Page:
Source: New Zealand Government
18 July 2019, Washington D.C.
It is our responsibility to be here today to record New Zealand’s strong commitment to the common endeavour of fostering respect for the right to freedom of religion and belief.
Washington is an appropriate location for this conference because the United States has a special place in the history of advancing religious freedom, through Thomas Jefferson’s Virginia Statute for Religious Freedom in 1786 and by codifying religious freedom, and freedom of expression, in the First Amendment of the US Constitution in 1791.
New Zealand also has a long history of supporting the right to freedom of thought, conscience, religion and belief both at home and abroad.
On 15 March this year, the freedom to practice one’s religion safely, free from violence, free from hate, took on an unimaginable new relevance for our nation. It was the day a simple act of prayer – of practicing one’s faith and religion – led to the loss of 51 peaceful Muslim worshippers. The devastating impact of this loss was sadly magnified by the livestreaming and widespread sharing online of these terrorist attacks against our Muslim community.
In a country that practices religious tolerance, an attack on one of us observing our beliefs is an attack on all of us.
Let me assure you that New Zealand is and will remain a safe and open tolerant society, one with fundamental freedoms protected at its core. We utterly reject such religious-based violence.
The deep national grief New Zealanders feel in the wake of the March 15 attack reminded us of how dearly we treasure these freedoms. It was also a warning of how we must constantly work to secure them. We are acutely aware of the impact that the rise of hateful narratives based on race, religion or diversity can have on religious freedom. For people to be free, and to feel free, to practice their religion safely, we must go beyond legislative frameworks to reject and address all forms of intolerance in our societies.
One important area of our focus is how we can build a more socially inclusive New Zealand. A key element of this will be fostering greater interfaith dialogue and understanding across all levels of society. The responses we witnessed after 15 March this year across New Zealand demonstrated the unifying power of interfaith and intercultural understanding – of the common themes of compassion and respect for human life and dignity across religions and belief systems.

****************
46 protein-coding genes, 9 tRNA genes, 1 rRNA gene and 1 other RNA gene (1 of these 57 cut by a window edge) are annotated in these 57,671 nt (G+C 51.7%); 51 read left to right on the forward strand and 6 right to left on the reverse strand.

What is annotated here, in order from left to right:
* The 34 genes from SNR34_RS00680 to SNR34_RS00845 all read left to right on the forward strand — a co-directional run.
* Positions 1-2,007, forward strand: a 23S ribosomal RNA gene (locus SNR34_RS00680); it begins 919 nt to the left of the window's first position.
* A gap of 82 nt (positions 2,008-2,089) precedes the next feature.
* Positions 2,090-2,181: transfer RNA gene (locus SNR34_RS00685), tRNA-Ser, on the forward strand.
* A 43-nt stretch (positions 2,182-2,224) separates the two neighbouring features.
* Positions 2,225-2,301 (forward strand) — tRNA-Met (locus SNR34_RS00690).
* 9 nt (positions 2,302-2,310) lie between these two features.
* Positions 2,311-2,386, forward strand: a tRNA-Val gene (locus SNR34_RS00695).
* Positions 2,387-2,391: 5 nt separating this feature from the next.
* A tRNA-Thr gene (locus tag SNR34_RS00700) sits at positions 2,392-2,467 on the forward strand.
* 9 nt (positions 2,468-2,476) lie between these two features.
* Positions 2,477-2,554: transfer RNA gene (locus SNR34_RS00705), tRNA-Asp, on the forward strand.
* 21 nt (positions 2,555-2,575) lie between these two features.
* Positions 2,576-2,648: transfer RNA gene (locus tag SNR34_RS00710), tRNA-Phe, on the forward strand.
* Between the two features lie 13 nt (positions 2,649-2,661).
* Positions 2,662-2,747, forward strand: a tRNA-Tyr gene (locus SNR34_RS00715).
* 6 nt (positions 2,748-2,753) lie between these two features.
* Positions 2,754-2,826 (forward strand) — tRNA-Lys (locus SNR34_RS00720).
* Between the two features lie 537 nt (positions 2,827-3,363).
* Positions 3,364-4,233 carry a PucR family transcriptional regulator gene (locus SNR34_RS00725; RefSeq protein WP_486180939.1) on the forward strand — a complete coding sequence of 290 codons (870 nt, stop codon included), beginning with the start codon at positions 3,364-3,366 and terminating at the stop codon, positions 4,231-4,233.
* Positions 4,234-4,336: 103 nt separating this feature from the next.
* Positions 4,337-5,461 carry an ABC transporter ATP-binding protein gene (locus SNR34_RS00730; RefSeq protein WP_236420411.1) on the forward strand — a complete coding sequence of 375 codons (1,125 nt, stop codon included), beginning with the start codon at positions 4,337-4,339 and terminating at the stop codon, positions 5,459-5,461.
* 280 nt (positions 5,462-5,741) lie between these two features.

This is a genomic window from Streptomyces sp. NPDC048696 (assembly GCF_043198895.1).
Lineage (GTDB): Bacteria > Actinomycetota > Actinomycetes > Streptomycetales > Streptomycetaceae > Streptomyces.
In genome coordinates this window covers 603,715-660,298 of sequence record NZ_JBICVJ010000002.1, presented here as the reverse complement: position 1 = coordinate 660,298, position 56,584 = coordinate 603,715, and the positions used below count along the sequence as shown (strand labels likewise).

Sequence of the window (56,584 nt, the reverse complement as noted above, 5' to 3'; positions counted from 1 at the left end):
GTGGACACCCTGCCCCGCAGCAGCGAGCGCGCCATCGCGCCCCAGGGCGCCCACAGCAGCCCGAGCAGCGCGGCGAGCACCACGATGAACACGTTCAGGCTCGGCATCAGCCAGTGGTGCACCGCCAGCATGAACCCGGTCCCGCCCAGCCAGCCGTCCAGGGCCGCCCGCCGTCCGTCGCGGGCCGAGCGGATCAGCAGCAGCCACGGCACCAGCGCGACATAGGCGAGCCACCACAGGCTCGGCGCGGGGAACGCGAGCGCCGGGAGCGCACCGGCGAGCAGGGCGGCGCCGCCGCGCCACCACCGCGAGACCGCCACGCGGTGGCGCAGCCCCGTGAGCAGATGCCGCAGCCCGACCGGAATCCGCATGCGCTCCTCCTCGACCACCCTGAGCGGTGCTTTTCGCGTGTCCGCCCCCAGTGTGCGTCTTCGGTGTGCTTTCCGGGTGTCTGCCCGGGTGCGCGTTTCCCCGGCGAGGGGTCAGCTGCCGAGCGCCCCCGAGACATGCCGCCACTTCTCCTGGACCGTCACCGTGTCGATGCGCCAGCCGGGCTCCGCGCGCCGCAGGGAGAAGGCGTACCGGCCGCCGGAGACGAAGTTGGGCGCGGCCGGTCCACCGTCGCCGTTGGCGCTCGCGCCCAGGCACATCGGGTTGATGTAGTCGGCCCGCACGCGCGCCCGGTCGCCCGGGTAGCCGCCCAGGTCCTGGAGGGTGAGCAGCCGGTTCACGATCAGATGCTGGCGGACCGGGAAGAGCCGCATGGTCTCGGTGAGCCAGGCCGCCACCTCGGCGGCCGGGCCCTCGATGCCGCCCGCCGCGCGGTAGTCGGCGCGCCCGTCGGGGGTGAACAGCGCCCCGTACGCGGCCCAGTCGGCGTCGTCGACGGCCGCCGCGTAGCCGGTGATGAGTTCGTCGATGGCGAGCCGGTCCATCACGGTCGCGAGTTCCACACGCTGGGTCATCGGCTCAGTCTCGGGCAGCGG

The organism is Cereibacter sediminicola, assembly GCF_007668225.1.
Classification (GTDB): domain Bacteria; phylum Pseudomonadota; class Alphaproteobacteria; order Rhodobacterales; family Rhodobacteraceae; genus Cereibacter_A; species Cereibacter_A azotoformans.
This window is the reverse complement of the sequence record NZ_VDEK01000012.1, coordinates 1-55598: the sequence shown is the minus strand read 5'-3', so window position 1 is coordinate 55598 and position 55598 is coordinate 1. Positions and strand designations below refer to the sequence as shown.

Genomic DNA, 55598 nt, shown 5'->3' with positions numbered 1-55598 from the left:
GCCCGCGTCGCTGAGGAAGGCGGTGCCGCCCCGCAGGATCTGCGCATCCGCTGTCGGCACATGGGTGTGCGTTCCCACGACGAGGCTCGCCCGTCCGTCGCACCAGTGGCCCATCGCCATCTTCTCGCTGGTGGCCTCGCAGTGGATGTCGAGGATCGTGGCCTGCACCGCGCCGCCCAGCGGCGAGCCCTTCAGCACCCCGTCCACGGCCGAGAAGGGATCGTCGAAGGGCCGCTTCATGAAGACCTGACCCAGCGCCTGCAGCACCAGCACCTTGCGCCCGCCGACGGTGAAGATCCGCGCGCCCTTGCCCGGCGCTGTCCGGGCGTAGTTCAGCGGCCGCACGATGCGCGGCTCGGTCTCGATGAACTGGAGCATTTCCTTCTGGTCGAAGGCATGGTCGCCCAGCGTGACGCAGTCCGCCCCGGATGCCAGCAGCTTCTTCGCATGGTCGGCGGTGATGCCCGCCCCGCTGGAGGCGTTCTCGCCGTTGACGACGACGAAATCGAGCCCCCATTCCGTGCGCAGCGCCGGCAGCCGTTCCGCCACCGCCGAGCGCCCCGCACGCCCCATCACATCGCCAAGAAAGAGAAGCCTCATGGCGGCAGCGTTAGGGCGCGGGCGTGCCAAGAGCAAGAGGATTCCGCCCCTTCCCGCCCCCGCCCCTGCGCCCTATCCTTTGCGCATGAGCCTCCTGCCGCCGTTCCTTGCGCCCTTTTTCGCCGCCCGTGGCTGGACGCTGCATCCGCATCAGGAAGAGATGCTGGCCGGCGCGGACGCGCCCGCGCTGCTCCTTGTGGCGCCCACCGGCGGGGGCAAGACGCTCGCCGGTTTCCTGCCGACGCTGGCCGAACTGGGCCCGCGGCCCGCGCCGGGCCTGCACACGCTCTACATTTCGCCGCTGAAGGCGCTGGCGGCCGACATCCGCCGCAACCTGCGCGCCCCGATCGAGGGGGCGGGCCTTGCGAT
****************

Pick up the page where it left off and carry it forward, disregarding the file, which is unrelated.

This focus on tolerance and diversity reflects the close relationship between the right to freedom of religion and belief and of the right to freedoms of opinion and expression. These rights have a mutually reinforcing effect. Enabling and encouraging the free expression of religion and belief, as well as the exchange of ideas, contributes to combatting intolerance and builds well-informed and politically mature societies.
In summation, Secretary Pompeo, New Zealand reiterates its concern at increasing levels of violence and discrimination based on, or in the name of, religion or belief that are occurring across the globe. In particular the persecution of religious minorities through violence and discrimination that not only undermines their religious freedoms, but their enjoyment of many other basic rights, such as the right to speak freely, without fear of persecution.
In our discussions on freedom of religion and belief we must remember the diversity this right encompasses.
It encompasses the right not to believe. It is not limited to religion but includes agnostic and atheistic beliefs, as well as matters of conscience.
Ongoing attacks and discrimination are a sobering reminder that the international community must remain united in promoting freedom of thought, conscience, religion and belief of all persons everywhere.
For its part, New Zealand stands ready to work with you all.